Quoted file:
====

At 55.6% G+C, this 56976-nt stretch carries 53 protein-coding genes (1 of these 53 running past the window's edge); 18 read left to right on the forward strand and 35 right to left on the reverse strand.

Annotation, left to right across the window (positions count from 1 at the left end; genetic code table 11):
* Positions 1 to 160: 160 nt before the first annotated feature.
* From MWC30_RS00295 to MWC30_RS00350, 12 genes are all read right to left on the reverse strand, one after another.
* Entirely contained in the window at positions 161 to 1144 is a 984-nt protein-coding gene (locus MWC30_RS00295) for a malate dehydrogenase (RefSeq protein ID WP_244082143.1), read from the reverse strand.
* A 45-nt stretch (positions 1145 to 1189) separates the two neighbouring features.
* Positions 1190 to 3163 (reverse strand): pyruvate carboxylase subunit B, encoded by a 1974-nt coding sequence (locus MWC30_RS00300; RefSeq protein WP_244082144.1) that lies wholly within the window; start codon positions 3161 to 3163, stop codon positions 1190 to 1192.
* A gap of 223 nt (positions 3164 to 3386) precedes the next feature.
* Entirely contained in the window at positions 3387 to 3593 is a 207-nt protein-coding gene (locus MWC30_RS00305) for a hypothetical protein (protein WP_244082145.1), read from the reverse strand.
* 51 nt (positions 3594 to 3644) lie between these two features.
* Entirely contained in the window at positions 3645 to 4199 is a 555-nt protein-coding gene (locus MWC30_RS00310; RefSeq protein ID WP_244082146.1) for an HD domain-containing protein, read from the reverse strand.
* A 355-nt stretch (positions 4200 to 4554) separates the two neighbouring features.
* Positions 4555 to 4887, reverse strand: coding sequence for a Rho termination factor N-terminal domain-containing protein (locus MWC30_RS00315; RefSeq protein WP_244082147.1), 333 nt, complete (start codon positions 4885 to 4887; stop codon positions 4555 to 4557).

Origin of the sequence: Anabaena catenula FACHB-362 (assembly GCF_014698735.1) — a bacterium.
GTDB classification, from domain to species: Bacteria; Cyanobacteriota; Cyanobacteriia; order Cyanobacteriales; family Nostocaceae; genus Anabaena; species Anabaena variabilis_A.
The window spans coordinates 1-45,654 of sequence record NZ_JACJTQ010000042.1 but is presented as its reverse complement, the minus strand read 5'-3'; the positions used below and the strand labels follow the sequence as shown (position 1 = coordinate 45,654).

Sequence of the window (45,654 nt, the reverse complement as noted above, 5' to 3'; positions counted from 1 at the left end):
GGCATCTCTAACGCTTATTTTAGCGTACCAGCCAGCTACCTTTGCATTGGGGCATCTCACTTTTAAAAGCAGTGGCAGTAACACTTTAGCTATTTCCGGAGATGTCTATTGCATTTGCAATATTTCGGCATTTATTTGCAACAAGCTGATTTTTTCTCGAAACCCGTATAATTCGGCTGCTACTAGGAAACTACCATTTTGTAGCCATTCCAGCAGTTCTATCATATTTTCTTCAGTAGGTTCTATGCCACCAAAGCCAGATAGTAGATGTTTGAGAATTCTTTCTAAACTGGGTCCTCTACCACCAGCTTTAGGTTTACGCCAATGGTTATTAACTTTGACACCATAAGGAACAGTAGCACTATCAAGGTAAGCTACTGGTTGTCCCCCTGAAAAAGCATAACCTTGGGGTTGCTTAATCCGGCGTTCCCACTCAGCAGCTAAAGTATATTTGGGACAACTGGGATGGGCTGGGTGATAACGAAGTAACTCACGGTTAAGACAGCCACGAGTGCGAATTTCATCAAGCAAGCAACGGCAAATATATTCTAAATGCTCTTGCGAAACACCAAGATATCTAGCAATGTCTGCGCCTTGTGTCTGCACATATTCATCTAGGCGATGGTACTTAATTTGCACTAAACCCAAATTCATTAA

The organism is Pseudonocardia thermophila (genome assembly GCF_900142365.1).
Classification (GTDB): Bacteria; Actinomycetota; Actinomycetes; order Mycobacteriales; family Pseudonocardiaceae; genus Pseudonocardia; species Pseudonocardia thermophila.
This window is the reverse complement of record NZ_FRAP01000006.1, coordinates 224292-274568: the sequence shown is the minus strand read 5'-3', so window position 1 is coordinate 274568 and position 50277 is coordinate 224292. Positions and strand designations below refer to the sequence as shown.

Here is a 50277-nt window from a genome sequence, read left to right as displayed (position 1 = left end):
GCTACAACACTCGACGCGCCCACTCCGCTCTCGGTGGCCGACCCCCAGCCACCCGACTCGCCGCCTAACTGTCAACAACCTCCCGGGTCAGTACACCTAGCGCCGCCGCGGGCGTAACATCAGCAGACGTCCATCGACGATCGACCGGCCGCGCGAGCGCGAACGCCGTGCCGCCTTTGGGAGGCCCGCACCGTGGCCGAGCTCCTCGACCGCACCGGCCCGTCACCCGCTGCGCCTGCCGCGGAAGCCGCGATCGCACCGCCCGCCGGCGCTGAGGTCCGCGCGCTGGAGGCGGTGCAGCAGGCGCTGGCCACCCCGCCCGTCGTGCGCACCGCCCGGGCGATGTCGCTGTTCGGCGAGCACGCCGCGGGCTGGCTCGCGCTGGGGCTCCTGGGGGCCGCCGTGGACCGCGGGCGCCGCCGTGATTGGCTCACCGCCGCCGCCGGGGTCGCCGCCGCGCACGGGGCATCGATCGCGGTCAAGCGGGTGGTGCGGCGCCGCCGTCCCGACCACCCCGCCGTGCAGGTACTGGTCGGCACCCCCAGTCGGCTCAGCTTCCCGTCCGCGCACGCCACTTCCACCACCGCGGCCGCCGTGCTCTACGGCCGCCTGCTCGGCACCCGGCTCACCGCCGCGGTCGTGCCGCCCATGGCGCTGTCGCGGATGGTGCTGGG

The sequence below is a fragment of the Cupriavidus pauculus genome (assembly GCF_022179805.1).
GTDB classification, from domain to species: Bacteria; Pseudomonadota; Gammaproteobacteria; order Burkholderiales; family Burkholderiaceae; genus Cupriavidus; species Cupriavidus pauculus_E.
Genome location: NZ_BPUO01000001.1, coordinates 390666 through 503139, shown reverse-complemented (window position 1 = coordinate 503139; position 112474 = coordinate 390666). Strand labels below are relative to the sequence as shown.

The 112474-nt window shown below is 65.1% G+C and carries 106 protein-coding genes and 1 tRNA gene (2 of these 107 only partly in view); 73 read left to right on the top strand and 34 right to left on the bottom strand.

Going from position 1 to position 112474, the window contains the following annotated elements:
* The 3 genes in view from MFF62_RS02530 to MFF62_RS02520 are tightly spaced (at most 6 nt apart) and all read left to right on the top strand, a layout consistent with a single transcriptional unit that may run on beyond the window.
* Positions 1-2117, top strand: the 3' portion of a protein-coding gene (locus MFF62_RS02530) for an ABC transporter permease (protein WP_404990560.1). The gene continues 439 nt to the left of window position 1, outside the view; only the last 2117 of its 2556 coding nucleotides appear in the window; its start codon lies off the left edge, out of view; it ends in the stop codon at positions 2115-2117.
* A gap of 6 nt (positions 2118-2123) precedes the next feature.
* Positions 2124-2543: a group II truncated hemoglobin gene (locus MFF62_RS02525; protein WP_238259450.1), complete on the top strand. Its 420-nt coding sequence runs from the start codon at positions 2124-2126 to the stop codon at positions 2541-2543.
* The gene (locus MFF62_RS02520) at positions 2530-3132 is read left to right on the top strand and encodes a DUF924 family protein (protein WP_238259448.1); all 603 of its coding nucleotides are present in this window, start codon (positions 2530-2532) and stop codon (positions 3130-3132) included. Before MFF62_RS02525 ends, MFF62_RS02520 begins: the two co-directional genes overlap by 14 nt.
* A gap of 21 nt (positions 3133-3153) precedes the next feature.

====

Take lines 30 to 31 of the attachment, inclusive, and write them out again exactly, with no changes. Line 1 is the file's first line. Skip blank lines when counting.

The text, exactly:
* Positions 1-2117, top strand: the 3' portion of a protein-coding gene (locus MFF62_RS02530) for an ABC transporter permease (protein WP_404990560.1). The gene continues 439 nt to the left of window position 1, outside the view; only the last 2117 of its 2556 coding nucleotides appear in the window; its start codon lies off the left edge, out of view; it ends in the stop codon at positions 2115-2117.
* A gap of 6 nt (positions 2118-2123) precedes the next feature.